I felt the hot air slap my face as I stepped off of the plane and gazed at my new home. Part of Micronesia, the island of Chuuk was lush and green and cradled by a blue sea. I felt sick. I’d just been evacuated from my mission work in Chad, Africa, due to potential political unrest, and I didn’t want to be here.

As I waited for my luggage, I thought about my experience in Chad and why I’d volunteered to go.

I’d felt that God was no longer present for me in the routine I’d created for myself in America: sitting in class, studying, eating, and sleeping and then getting up and doing the same thing the next day and the next. I wanted to find purpose for my life—God’s purpose.

When I signed up to spend 10 months in Chad, I knew nothing about the country’s people or culture. Pushing myself to dive into the unfamiliar was both frightening and thrilling!

Once there, I learned bits and pieces of French, gave Bible studies to children and adults, and participated in food distribution and women’s ministries. Every single day, I saw the power of God working in people’s lives no matter their circumstances. He let me be part of that! I finally began to feel the sense of purpose that I’d longed for. But after only six weeks, it was yanked away from me.

I was greeted at the airport by a friendly Chuukese Seventh-day Adventist pastor, and we hurried to his car in a downpour. As we traveled to the school where I would teach, he talked glowingly about his island home, but I was too tired to listen and couldn’t stop thinking about Chad. Why did God bring me here? Why did he take me away from Africa? Why am I even doing this?

When I stepped out of the car at the school, the children ran out of their classrooms and surrounded me.

I felt a tug on my arm. “Hi! I’m Scarlette! I’m in sixth grade. Are you going to be my teacher? Please tell me you’re going to be my teacher!” The children led me to the seventh-grade classroom where they had prepared a show for me.

They performed a cultural dance and sang with voices that sounded like angels. They placed flower crowns on my head and flashed their bright smiles.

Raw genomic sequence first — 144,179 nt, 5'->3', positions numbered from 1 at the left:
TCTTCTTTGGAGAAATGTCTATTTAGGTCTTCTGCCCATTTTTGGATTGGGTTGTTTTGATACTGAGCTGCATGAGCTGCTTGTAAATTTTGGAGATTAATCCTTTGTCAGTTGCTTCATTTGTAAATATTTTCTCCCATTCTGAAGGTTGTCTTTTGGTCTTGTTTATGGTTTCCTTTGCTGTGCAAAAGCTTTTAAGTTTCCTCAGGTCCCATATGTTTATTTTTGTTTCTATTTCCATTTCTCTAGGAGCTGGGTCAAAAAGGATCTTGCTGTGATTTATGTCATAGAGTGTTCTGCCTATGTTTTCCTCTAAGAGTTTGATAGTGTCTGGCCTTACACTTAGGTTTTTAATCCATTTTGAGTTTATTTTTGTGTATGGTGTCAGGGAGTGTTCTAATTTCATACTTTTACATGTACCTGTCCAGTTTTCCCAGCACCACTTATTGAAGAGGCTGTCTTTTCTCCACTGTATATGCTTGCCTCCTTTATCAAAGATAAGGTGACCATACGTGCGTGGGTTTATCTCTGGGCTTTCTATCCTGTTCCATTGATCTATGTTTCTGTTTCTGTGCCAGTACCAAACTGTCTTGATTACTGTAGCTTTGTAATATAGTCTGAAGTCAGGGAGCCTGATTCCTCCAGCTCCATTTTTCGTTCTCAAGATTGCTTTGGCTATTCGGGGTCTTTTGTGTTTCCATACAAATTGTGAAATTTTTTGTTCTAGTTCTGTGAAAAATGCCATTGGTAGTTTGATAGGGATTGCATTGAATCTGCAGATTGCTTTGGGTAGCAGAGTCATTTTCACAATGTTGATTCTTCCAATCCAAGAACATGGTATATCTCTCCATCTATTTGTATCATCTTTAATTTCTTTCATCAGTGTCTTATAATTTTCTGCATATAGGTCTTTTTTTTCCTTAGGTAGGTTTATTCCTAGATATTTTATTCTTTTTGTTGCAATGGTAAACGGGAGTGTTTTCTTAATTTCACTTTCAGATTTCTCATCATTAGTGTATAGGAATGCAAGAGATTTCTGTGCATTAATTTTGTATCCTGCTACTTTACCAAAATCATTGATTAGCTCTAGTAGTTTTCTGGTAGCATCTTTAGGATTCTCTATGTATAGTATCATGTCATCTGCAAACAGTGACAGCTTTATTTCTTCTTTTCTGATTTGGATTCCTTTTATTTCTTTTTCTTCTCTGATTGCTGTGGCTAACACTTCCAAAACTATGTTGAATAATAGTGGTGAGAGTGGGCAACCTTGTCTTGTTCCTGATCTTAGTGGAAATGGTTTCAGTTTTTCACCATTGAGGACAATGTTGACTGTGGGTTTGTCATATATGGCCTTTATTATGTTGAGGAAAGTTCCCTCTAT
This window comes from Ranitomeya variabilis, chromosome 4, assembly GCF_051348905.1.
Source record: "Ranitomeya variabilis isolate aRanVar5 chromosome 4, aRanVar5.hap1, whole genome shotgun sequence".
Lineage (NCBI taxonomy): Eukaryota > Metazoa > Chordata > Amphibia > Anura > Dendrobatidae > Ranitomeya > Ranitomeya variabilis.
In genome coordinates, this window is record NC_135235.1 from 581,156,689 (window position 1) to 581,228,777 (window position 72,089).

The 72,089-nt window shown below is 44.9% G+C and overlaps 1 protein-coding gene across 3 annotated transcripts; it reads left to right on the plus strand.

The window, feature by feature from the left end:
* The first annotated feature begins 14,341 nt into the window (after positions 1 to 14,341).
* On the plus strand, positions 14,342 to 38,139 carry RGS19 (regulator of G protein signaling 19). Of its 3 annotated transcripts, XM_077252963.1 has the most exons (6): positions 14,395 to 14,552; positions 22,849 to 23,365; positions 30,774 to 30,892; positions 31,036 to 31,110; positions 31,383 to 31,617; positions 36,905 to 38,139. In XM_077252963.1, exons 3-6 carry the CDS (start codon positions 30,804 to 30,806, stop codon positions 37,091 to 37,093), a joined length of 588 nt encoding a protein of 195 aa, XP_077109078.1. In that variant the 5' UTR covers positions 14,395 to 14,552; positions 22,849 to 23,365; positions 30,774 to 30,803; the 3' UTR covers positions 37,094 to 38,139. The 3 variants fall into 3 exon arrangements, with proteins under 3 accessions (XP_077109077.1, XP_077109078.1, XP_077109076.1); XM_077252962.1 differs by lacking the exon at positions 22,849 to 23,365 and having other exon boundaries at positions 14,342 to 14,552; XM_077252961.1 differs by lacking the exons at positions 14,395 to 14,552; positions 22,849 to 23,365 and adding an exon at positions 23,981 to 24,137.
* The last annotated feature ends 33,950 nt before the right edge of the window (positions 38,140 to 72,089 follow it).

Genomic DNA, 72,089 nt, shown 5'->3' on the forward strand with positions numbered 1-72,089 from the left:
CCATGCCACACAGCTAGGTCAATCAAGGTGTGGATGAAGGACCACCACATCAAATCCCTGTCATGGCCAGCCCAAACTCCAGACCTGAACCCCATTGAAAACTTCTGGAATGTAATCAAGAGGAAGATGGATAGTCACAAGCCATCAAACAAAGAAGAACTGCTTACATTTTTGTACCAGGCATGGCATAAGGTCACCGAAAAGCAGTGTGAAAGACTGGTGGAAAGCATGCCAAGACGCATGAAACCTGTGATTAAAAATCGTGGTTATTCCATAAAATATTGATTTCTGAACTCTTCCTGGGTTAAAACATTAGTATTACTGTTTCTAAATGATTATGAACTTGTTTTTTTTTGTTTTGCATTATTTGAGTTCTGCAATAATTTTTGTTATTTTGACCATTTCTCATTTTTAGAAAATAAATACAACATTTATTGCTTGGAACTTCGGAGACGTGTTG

Their welcome was very sweet, but I couldn’t share their enthusiasm.

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That night, the heat kept me awake, and I tossed and turned in bed, frustrated, sweating, and determined to go home. Tears streamed down my face, and I cried out to God.

“God, help me,” I prayed. “Show me my purpose here. Teach me what to do. Give me a reason to stay here and fulfill your plan.”

This was my prayer every night for at least two months. I taught multiple grades and subjects every day, and I felt exhausted and discouraged. I didn’t think I was making any difference in the lives of my students until one day an eighth grader named Susiann approached me after our English class.

“Miss,” she started, “I need your help.” The concerned look on her face worried me. Despite my opposition to living in Chuuk, I loved my students, and I wanted to help her.

“Sure, Susiann. How can I help you?” I asked.

“Miss,” she whispered, “I want to learn how to write better.”

Her innocence and gentle spirit warmed my heart, and I couldn’t understand why I’d been so selfish for the past several months. I felt guilty because I was teaching without passion, not really investing my time and effort into the students whom I’d come to serve.

I took Susiann’s hand and told her, “Of course I’ll help you! Meet me at the lunch tables after school.”

Susiann and I worked on grammar and writing essays every day after school. Her willingness to learn and her trust in me to teach her gave me much-needed inspiration.

“I’m finished teacher,” she said excitedly one afternoon, handing me her paper and grabbing her books. “Now I can go play!”

I watched Susiann run through the coconut trees, her long hair whipping behind her in the island breeze. There goes my answer to prayer, I thought, my purpose for being here. “Thank you, Father,” I prayed, “for bringing me to Susiann.”

Vianay Valadez
From the United States, Vianay Valadez served as a volunteer hospital assistant at Bere Adventist Hospital in Chad, Africa, and as a teacher at the Chuuk SDA School in Micronesia. She is a senior liberal studies major with a concentration in English at La Sierra University.